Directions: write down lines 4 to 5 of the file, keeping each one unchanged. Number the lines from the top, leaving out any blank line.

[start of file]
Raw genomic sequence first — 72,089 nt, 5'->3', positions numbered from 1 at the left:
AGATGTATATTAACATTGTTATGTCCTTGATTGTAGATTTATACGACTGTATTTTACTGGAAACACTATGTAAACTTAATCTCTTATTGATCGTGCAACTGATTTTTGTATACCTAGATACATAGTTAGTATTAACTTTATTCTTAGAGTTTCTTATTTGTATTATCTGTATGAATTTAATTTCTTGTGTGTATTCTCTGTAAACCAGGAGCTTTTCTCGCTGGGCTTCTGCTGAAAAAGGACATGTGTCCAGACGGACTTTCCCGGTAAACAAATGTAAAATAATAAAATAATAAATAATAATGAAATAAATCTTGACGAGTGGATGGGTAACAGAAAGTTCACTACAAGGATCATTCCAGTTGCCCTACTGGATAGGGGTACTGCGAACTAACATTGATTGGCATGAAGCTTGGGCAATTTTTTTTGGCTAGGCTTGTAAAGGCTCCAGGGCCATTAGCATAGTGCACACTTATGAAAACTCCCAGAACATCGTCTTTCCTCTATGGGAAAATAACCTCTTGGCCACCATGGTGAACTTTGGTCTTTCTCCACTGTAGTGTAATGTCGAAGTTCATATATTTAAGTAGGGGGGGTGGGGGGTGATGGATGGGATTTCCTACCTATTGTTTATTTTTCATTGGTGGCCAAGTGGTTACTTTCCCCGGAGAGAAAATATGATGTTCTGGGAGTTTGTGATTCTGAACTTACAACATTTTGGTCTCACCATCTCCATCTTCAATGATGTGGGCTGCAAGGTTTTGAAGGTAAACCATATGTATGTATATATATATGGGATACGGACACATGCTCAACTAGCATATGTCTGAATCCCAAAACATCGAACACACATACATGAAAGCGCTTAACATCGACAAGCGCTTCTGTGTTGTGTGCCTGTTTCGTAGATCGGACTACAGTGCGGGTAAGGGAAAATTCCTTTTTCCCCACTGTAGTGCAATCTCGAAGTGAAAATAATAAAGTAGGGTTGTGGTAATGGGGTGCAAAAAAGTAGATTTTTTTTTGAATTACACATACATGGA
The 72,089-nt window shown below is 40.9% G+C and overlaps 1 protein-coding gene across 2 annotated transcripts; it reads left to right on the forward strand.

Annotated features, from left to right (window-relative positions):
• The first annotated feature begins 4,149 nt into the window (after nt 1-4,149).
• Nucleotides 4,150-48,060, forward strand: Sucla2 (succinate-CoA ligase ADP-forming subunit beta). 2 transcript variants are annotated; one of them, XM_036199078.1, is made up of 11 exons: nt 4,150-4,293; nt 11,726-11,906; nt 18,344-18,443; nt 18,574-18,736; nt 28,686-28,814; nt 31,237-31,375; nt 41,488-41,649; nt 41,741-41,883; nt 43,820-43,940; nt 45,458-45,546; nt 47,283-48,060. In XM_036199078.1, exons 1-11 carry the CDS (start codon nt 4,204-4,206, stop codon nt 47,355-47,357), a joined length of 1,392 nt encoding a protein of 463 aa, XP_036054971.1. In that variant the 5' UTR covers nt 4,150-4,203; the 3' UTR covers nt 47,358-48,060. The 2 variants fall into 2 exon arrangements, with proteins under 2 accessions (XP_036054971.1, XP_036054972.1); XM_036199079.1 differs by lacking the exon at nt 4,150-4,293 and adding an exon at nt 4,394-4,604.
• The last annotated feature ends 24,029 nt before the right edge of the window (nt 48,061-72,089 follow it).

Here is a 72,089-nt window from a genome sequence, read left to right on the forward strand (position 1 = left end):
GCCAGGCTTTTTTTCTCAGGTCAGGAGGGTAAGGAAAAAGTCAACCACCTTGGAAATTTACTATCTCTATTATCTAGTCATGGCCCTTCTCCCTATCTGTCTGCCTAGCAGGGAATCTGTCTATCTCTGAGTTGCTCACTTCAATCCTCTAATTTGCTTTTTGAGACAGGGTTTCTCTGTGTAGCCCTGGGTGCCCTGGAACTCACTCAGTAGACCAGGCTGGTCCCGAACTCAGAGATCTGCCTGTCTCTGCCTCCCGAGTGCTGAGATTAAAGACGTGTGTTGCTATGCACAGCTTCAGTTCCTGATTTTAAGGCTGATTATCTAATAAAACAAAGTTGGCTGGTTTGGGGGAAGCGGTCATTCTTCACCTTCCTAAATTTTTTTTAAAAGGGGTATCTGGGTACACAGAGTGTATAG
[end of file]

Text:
Annotated features, from left to right (window-relative positions):
• The first annotated feature begins 4,149 nt into the window (after nt 1-4,149).